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To ask you for career change ideas?

(7 Posts)
Makeupgeek Mon 06-Feb-17 10:46:56

I have been a makeup artist working on a makeup counter since I was 21. Before that I did A-Levels and then a makeup nvq while working in retail. I am now 34 and just had my first little one. I am due to go back to work in September but the problem is I would have to work weekends. This is not sustainable in the long run as when little one goes to school I do not want to hardly see them, they would be at school all week and I would be working at weekends. So I am spending my maternity leave researching a career change. The thing is I love my job, I have searched other part time jobs in the same industry (mine is full time) and they all include weekend working, I guess it is just the nature of the work. My boss has agreed to part time if I come back. part time would include working Fridays Saturdays and Sundays, so part time seems to be worse in this industry and it includes both days at the weekend. Where as full time I occasionally get one of the weekend days off. I am trying to think of something else to do, but I want something that I will enjoy. I have thought of going back to college and taking an nvq in nails, but I hate feet sad and I'm sure even if self employed it could involve evenings and weekends. What do people do in the beauty industry or in retail for that matter once they have kids?

Tudorblue Mon 06-Feb-17 11:34:37

Could you maybe teach at a college? On a beauty course?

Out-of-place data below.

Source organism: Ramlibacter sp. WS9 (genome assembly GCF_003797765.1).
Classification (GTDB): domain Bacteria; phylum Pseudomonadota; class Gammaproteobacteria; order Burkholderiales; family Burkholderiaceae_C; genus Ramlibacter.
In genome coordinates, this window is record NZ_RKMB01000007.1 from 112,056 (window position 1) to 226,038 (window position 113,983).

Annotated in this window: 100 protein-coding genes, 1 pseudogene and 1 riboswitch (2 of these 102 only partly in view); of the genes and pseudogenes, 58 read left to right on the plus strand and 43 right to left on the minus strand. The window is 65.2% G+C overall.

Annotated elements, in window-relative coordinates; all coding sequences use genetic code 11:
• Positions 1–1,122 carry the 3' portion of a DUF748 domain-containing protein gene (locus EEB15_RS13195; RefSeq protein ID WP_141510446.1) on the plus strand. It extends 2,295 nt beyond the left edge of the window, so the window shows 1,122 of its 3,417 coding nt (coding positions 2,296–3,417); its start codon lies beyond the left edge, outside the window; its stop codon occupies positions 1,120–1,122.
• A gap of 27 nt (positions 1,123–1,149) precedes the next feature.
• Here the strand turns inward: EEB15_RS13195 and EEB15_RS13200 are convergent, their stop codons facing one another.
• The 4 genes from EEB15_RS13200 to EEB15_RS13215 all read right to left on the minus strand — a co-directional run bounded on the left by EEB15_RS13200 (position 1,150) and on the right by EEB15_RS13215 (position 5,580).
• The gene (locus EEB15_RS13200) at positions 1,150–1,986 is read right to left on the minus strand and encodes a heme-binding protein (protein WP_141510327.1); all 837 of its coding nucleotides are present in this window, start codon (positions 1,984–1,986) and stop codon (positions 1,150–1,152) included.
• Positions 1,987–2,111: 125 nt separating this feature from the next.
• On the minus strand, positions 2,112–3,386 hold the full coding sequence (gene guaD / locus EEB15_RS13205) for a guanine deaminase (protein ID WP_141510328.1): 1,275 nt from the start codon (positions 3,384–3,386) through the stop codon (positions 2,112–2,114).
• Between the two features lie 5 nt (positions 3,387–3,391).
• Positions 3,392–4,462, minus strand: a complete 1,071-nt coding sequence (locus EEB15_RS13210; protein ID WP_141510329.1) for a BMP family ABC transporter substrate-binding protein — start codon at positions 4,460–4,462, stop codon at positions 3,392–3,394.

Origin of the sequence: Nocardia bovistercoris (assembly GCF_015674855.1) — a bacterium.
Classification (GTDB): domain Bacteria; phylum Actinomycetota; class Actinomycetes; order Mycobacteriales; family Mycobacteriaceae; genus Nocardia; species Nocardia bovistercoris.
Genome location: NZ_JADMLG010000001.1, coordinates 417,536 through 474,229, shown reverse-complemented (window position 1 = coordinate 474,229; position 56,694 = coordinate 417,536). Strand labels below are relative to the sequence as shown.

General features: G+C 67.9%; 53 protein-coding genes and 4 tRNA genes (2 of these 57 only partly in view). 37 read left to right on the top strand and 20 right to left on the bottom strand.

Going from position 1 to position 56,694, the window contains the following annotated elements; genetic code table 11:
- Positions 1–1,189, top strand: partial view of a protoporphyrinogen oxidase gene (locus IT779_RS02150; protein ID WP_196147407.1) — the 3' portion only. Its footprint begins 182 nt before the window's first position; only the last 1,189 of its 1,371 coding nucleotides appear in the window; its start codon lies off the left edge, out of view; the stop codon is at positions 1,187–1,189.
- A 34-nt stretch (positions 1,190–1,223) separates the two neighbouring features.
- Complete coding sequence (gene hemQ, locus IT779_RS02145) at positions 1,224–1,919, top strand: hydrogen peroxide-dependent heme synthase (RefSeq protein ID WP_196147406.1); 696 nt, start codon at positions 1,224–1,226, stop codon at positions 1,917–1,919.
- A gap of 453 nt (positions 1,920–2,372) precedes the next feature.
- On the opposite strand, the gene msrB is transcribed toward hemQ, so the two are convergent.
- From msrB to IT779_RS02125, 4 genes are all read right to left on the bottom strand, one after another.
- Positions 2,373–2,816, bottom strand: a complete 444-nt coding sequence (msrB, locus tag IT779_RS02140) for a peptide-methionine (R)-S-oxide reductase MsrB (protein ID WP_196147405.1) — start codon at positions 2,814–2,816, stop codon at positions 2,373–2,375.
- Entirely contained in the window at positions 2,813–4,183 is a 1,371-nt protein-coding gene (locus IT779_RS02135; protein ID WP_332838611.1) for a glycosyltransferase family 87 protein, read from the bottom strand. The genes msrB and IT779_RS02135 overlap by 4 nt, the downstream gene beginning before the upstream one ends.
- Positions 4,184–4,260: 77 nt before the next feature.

Makeupgeek Mon 06-Feb-17 11:43:05

I am only qualified in nvq cosmetic makeup/media makeup/theatrical so would not be able to teach general beauty. I could ask to volunteer on the makeup course though and enquiry how to become a teacher, good idea thank you! I imagine it might be quiet competitive though so if anyone has any other ideas as well, the more the better!

PJBanana Mon 06-Feb-17 12:11:40

Could you look into going freelance? Do you ever do makeup for events/weddings? I know that this would still involve some weekend work but you'd have more freedom to pick and choose.

Makeupgeek Mon 06-Feb-17 12:57:21

I have thought about that but not sure if I could drum up enough business to pay the bills, I might have to carry on my job at the same time. It could be worth a try though and then if I got busy I could leave my day job. I would still have to work weekends but maybe not every weekend unless I was really busy.

TopangaD Mon 06-Feb-17 20:21:43

Def look to freelance.. see if you can build a clientele. Nail course a good idea or look at film tv. Again long hours and weekends but less ridged than retail.
Blow dry and make up bars popping up all over either set one up with other artists / hairdresser or get into one and select your hours.
Look into qualifications to teach /lecture.. if you from 'teaching brand 'a brand like UD, mac, Bobbi be a good kick off.
A few freelancers I know have held workshop teaching evenings for ladies ( requires a good kit to deliver ) but are workshops for groups of women with wine on bridal, contour, day to night etc. if demand in your area could charge £10-30 each
Good luck

Puffedsleevedress Mon 06-Feb-17 21:07:02

I was also going to suggest teaching. To teach in a college you normally need a minimum of a level 3 qualification in the subject you want to teach. Lots of colleges offer qualifications in a stage/theatrical make up etc so you would be ideal for this. The fact that you have work experience is also a huge bonus and this makes you much more employable than someone who without relevant experience. The fact that you aren't qualified in general beauty shouldn't make any difference. In reality, once you are employed by a college you will find yourself turning your hand to many things, including things you aren't qualified in! I've spent years working in colleges so PM me if you need more info/to chat.
One thing I would say is that teaching is fundamentally about people - you need to like working with people, motivating them, guiding and supporting them and feel confident to deal with challenging situations. People often enter teaching because they enjoy the subject when really, they should do it because they enjoy working with people.

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